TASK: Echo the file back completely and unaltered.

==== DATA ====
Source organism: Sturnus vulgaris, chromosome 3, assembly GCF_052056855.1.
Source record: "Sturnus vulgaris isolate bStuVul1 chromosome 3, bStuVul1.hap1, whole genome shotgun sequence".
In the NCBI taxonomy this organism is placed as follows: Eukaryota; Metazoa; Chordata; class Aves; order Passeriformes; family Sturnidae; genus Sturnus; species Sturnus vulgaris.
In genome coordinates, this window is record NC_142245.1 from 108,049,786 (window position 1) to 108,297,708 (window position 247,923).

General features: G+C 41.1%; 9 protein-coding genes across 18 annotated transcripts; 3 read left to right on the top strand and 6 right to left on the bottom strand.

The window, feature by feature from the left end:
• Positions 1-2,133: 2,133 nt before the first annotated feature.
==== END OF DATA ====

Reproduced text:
Source organism: Sturnus vulgaris, chromosome 3, assembly GCF_052056855.1.
Source record: "Sturnus vulgaris isolate bStuVul1 chromosome 3, bStuVul1.hap1, whole genome shotgun sequence".
In the NCBI taxonomy this organism is placed as follows: Eukaryota; Metazoa; Chordata; class Aves; order Passeriformes; family Sturnidae; genus Sturnus; species Sturnus vulgaris.
In genome coordinates, this window is record NC_142245.1 from 108,049,786 (window position 1) to 108,297,708 (window position 247,923).

General features: G+C 41.1%; 9 protein-coding genes across 18 annotated transcripts; 3 read left to right on the top strand and 6 right to left on the bottom strand.

The window, feature by feature from the left end:
• Positions 1-2,133: 2,133 nt before the first annotated feature.